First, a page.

Collaboration

Do the Math: Instant messaging in the enterprise is not worth the security risk

Arguments against the use of instant messaging applications in the enterprise are laid out

By Howard Millman

Why does anyone need instant messaging? If you want to send someone a quick message, you can dash off an e-mail message. If you need to speak with someone right away, you can pick up the phone. Do you need to communicate with several people at once? If controlling cost is paramount, consider a cheaper-than-dirt voice-over IP (VoIP) conference call hosted by an online collaboration site.

At the moment, instant-messaging (IM) applications seem to benefit consumers and IM application vendors rather than enterprise-level users.

"IM's a waste and a risk for large companies," said Joseph Fuccillo, senior vice president at the Hawthorne, NY-based infrastructure and outsourcing provider XAnd. "Even if the software is free, every application a company runs costs them money to implement and maintain. Besides, if a company uses Exchange or Notes, I can send them a secure e-mail, and it pops up on the recipient's machine in seconds."

Instant messages compound the security problems that plague e-mail. For example, instant messages can import viruses or export marketing intelligence, trade secrets, or harassing remarks. However, while e-mail has numerous tools and filters to help administrators centrally monitor security and even occasionally eavesdrop, IM applications have comparatively few of these features.

In fact, its "ready, shoot, aim" nature thwarts administrators' attempts to impede the unregulated spontaneity of instant messages. And that's not a risk any company can afford to take in this litigious age—at least not for the convenience of saving a couple of seconds now and then. In the face of this legal threat, it's small comfort that an instant message typically has a short life. You can be sure that some will live on long enough, in the form of a saved copy, to cause problems later.

There may be one exception to the no-IM-in-the-enterprise rule. If you want to collaborate over an intranet or the Internet with a group of colleagues in real time and exchange files with them, IM might make sense. Then again, you could use any of a dozen other solutions, including online collaboration sites, such as Intranets.com, WebEx, or ScheduleOnline. Costs range from free to $20 per user. These sites and others offer encrypted and password-controlled document exchange, data storage, collaboration, and embryonic project management. Microsoft SharePoint Team Services, a new Web or intranet-based collaboration service available with Office XP, offers a suite of similar secure services tightly integrated with Word. IM-only companies who target the enterprise include Ezenia!, Bantu, Lotus, and Jabber. Lotus Sametime can integrate with Notes and thereby benefit from Notes' extensive security features.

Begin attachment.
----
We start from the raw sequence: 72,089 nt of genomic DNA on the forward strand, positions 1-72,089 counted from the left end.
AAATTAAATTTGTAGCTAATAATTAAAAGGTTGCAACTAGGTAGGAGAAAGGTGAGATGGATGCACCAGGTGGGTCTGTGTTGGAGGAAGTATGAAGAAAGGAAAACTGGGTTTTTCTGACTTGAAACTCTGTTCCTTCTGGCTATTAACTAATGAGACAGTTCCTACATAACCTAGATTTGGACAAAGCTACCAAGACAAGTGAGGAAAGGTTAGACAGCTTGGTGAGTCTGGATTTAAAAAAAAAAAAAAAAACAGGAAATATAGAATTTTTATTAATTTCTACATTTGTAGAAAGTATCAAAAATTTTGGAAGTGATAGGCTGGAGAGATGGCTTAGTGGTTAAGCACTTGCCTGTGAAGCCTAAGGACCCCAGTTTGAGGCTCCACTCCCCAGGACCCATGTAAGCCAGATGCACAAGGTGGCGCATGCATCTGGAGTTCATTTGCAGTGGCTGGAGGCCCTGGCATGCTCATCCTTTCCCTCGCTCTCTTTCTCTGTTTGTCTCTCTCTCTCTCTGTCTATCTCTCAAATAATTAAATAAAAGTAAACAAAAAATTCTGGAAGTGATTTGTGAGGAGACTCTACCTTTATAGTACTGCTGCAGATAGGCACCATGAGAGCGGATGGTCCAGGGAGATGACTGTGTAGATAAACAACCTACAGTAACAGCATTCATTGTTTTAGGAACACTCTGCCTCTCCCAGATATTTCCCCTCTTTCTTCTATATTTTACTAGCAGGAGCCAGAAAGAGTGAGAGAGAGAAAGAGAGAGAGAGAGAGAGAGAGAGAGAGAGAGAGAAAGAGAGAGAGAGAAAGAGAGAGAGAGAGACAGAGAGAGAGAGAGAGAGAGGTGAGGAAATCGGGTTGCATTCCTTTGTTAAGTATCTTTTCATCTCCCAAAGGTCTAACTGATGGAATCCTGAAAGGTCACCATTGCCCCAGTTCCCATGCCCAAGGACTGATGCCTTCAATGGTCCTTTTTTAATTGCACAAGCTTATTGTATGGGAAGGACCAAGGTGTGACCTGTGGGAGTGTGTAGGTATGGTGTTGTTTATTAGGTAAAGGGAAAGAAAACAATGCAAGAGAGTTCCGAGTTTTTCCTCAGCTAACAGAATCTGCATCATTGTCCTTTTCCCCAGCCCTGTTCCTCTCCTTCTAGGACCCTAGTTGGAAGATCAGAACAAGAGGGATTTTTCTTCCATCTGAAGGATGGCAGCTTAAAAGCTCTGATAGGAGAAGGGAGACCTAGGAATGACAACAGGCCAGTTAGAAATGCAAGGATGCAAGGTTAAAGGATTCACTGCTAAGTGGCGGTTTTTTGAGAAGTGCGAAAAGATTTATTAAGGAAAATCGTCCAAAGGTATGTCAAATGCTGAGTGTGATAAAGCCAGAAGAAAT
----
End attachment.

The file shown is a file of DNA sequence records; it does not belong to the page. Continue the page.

A more traditional and secure method for exchanging messages is groupware, although IM enjoys a performance edge. IM technology is not as well suited for intense collaboration as is LotusNotes, Microsoft Exchange, or Novell GroupWise, but IM applications are cheaper and easier to learn. Another, although left-handed, advantage to officially adopting IM applications is that a company can exert some control over employees' use of it. The hope is that through monitoring and logging, an administrator could discourage employees from idle chatter that masquerades as work.

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Centralize the data stream
If, however, staffers successfully lobby for real-time, pop-up messaging, administrators should consider limiting potential liabilities by creating a dedicated Internet Relay Chat (IRC)/IM server. Centralizing the message and data stream will simplify the task of keeping tabs on who says what to whom, depending on the IM application's feature set. For example, Jabber and Lotus Sametime offer centralized management; many other applications do not.

Another way to have some control over incoming and outgoing data is to use a nonproprietary IM application, such as Jabber. Built with the help of open source development group Jabber.org, the IM app uses port 80, the standard port for Web traffic, making it easier for network administrators to log and track messages. Jabber's newest release, Server 2.0, begins to address security with message encryption, multiple levels of authentication, and support for SSL. Hmm, that's starting to sound a lot like what e-mail already does.

While the benefits of IM are minor, its potential to undermine your security policies is major. If you're still curious whether IM can improve communications, and no existing application can meet the same need, I suggest trying a pilot program on an intranet using Jabber, which is free. "IM is not likely to be a critical application," Fuccillo said. "Try it experimentally, as you would with any new technology."

Howard Millman, a writer and computer technology consultant based in Croton, NY, contributes to CNET Enterprise and helps make computers behave.


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